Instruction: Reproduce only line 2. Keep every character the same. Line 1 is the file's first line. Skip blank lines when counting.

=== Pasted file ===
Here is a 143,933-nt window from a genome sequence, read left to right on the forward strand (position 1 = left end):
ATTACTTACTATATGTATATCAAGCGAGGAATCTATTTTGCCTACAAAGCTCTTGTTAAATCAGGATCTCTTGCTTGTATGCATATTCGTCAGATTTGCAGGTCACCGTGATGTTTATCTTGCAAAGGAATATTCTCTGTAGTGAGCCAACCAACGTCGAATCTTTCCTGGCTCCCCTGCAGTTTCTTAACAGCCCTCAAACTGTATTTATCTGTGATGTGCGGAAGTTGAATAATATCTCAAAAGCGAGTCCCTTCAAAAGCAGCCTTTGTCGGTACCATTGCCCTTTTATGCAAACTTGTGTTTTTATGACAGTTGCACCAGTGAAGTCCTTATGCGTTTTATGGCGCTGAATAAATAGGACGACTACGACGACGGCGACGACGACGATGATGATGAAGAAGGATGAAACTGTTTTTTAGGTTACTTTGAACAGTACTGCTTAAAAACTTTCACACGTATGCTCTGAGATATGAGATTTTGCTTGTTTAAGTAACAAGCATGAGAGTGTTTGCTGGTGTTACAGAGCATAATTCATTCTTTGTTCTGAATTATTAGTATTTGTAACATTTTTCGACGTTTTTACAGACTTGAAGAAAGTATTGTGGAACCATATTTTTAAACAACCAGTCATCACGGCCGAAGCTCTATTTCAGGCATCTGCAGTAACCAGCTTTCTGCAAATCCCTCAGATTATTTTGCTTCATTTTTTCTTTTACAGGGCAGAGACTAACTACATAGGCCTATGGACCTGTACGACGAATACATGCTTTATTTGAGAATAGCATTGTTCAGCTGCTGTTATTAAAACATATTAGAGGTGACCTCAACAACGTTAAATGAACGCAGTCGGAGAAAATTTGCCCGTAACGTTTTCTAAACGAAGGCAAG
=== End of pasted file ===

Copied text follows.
ATTACTTACTATATGTATATCAAGCGAGGAATCTATTTTGCCTACAAAGCTCTTGTTAAATCAGGATCTCTTGCTTGTATGCATATTCGTCAGATTTGCAGGTCACCGTGATGTTTATCTTGCAAAGGAATATTCTCTGTAGTGAGCCAACCAACGTCGAATCTTTCCTGGCTCCCCTGCAGTTTCTTAACAGCCCTCAAACTGTATTTATCTGTGATGTGCGGAAGTTGAATAATATCTCAAAAGCGAGTCCCTTCAAAAGCAGCCTTTGTCGGTACCATTGCCCTTTTATGCAAACTTGTGTTTTTATGACAGTTGCACCAGTGAAGTCCTTATGCGTTTTATGGCGCTGAATAAATAGGACGACTACGACGACGGCGACGACGACGATGATGATGAAGAAGGATGAAACTGTTTTTTAGGTTACTTTGAACAGTACTGCTTAAAAACTTTCACACGTATGCTCTGAGATATGAGATTTTGCTTGTTTAAGTAACAAGCATGAGAGTGTTTGCTGGTGTTACAGAGCATAATTCATTCTTTGTTCTGAATTATTAGTATTTGTAACATTTTTCGACGTTTTTACAGACTTGAAGAAAGTATTGTGGAACCATATTTTTAAACAACCAGTCATCACGGCCGAAGCTCTATTTCAGGCATCTGCAGTAACCAGCTTTCTGCAAATCCCTCAGATTATTTTGCTTCATTTTTTCTTTTACAGGGCAGAGACTAACTACATAGGCCTATGGACCTGTACGACGAATACATGCTTTATTTGAGAATAGCATTGTTCAGCTGCTGTTATTAAAACATATTAGAGGTGACCTCAACAACGTTAAATGAACGCAGTCGGAGAAAATTTGCCCGTAACGTTTTCTAAACGAAGGCAAG